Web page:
X-Men (2000) from Johnny Web (Uncle Scoopy; Greg Wroblewski)

It's a special effects film based on the popular Marvel Comic superheroes.
In the not-too-distant future, there is a large core of mutants amongst us. We fear them, and persecute them and they, in turn, fight back against the human race with their evil powers.

Except for a small cadre of young mutants under the guidance of Professor Xavier, who study at his special Mutant Academy (they rarely lose a sporting event). They are resolved to use their mutant powers for the greatest good of the planet, and they accept that they are not a separate race, but humans with exceptional gifts.


Rebecca Romijn is kinda naked under tons of body paint and prosthetics. Her breasts flop around loose during fight scenes, so there can't be too much else on top of the flesh.
These superheroes aren't omnipotent like Superman or my dad. They can't outrun light or turn back time or move planets to a new orbit. They have much more modest powers. One of them has the power to open any present so that the wrapping can be reused. Another has the power to correctly calculate a 15% tip to several decimal places, and a third knows the words to all the Beatles' songs. There are twin sisters, one of whom always knows her exact latitude, while her twin always knows the longitude, so together they can always determine where they are. Another hero can speed-read quite fast, one can do a pretty good impersonation of Edith Piaf, and I think one of the bad guys has the power to choose the winning place to scratch in those scratch-off lottery tickets. And there's a guy named toad who has the power to flick out his tongue really far and fast, and he would be quite popular with the female superheroes except that his other superpower is puking out green slime. And then Wolverine has the power to win at professional wrestling, Captain Picard has the super-ability to deliver any line so that it sounds pompous and meaningful, and Rebecca Romijn has the power not to talk, which makes this her best acting role by far.

The plot and dialogue are cliched and completely predictable, rounding up the usual comic book suspects, but who cares? If you want to see clever dialogue and plot, rent Sleuth. This is a comic book, for heaven's sake.

This film has some strong points:

1. Much better acting than you would expect from a comic book movie. Some of the characters are developed nicely, but frankly, there are simply too many of them for 104 minutes of movie. (The first cut was 136 minutes)

2. Excellent f/x

3. Superior art and set design.

4. The fact that Magneto is right. He may be extreme in his response, but he correctly sees the human treatment of mutants as precisely parallel to the Nazi treatment of Jews. (He was in a concentration camp.) This is true within the context of the film, as well as within the boundaries of what really would happen to us with mutants in our midst. You know damned well that politicians would exploit people's fears to advance their own careers. If there were realy mutants amongst us, Pat Buchanan could get elected. I really enjoyed seeing the very serious Ian McKellan make a complete fool of himself as Magneto. He's not exactly the first guy you think of to play the role, but it worked out great, much more believable than if they had gotten the usual cartoon bad guys like Gary Oldman, because Magneto is not supposed to be a deluded psychotic. He is a guy who sees himself in charge of the Jewish community, living in the Third Reich. Great casting, and a great job by McKellan.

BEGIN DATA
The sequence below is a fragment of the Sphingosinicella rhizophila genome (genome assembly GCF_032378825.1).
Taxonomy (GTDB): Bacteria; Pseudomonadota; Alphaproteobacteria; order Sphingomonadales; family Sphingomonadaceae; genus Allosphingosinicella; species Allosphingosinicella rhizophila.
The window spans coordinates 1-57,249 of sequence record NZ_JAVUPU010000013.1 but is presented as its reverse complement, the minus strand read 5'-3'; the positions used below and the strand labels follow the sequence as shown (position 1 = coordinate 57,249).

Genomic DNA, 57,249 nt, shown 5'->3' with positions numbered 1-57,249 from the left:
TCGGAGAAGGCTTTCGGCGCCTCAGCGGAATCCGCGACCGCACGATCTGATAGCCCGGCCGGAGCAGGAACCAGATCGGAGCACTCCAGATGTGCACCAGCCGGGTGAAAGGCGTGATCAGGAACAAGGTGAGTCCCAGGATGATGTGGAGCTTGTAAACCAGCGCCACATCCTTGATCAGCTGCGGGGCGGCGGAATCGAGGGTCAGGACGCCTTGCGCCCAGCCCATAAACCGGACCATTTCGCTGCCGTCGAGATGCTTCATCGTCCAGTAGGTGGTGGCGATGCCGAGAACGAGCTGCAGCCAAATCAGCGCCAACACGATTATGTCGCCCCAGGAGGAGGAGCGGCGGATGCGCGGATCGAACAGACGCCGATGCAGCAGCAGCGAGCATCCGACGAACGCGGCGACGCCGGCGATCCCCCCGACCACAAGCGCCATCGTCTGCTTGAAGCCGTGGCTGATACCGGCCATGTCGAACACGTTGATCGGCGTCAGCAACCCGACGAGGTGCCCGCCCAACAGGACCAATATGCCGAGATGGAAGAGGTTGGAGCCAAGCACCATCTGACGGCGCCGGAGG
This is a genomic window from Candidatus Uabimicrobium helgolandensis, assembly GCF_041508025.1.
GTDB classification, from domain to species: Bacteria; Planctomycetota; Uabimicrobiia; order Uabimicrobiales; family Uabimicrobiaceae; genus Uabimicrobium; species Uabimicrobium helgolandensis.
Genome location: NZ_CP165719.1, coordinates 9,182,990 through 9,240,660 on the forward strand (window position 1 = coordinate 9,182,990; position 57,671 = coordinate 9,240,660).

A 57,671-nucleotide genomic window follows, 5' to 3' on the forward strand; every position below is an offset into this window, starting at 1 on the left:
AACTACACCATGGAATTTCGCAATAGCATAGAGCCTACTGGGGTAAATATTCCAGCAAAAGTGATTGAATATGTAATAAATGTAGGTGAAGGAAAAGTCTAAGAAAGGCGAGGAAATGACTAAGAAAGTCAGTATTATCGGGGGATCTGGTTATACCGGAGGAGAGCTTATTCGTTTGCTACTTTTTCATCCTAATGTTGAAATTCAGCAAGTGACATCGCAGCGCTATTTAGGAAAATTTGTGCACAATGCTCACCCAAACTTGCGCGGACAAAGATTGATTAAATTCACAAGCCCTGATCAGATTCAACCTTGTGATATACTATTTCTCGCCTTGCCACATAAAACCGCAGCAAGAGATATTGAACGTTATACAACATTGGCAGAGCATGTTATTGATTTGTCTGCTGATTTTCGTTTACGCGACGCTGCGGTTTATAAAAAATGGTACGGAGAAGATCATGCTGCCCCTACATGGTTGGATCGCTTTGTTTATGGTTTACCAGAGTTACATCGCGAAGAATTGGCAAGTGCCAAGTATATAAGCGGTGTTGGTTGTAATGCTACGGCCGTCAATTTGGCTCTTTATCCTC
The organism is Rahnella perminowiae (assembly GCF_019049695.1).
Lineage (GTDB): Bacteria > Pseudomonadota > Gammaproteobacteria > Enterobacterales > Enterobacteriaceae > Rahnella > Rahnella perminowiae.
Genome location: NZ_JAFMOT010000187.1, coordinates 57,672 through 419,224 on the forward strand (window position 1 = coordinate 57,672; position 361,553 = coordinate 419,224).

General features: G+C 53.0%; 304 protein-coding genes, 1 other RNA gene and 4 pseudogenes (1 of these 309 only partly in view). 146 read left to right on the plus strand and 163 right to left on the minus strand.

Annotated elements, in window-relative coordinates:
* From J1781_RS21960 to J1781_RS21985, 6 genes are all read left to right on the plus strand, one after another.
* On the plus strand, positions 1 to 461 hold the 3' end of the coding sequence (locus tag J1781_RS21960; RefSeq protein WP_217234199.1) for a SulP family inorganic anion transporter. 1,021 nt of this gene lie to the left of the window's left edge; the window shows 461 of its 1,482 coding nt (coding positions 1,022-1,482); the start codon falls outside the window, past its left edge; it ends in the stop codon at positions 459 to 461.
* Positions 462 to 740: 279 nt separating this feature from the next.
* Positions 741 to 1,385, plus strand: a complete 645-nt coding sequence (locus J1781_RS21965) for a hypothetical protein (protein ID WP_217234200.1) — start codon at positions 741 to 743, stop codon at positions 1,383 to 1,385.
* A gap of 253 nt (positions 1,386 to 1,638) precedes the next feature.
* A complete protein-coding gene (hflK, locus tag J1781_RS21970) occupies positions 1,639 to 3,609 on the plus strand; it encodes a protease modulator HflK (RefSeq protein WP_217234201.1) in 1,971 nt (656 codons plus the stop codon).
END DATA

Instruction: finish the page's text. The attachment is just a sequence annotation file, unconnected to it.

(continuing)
I do enjoy thinking about what Magneto could have been if they had cast differently. How about Samuel L Jackson in the role? "Magnetism is the one power to have when you absolutely have to kill every motherfucker on the planet."

DVD info from Amazon.

  • Widescreen, 2.35:1 anamorphic. Looks great.

  • Trailer, deleted scenes, behind the scenes featurette, Wolverine's screen test, Bryan Singer talk show interview, miscellaneous ads and trailers.

I also really enjoyed Hugh Jackman as the conflicted and cynical Wolverine. He had the most complex role, the silliest haircut, and the best lines, and he did a good job with it. If you rent or buy the DVD, I strongly recommend watching Jackman's screen test. I've never seen a better screen test in my life, for any type of movie. When he showed up on the set, he already was Wolverine, and he already had the timing perfect. He managed to do in a screen test, with just his voice, his eyebrows, and turning his neck, everything that they accomplished in the final scene with editing and cutting and remixing and retakes and all the Hollywood tricks. Outstanding.

In other words, the film is really cool. OK, I admit that it is sound and fury, signifying nothing. So what? I don't think you care about that if you like comic book superhero movies. And if if you do like them, I'm pretty sure you'll like this one. And if you don't like this kind of movie, there's always plenty of dust gathering on "Babette's Feast" down at Blockbuster.

Hell, I don't especially like this kind of movie, but I enjoyed this one.

The Critics Vote

  • General consensus: about three stars. Ebert 2.5/4, Berardinelli 3/4, Apollo scores it 78/100.

  • Rotten Tomatoes summary. Quite good, 78% positive overall. The top critics weren't as impressed, only 55% positive.

The People Vote ...

  • With their votes ... IMDB summary: IMDb voters score it 7.9, which is quite high for an escapist film. In the top 250 of all time! Apollo users agree, with 78/100.
  • With their dollars ... it was a mega-hit. $157 million box office in the USA, $134 million overseas, placing it in the top 100 of all time internationally. Given these numbers, and given the fact that Wolverine ended the film by going off to find his origins, you can expect sequels real soon.

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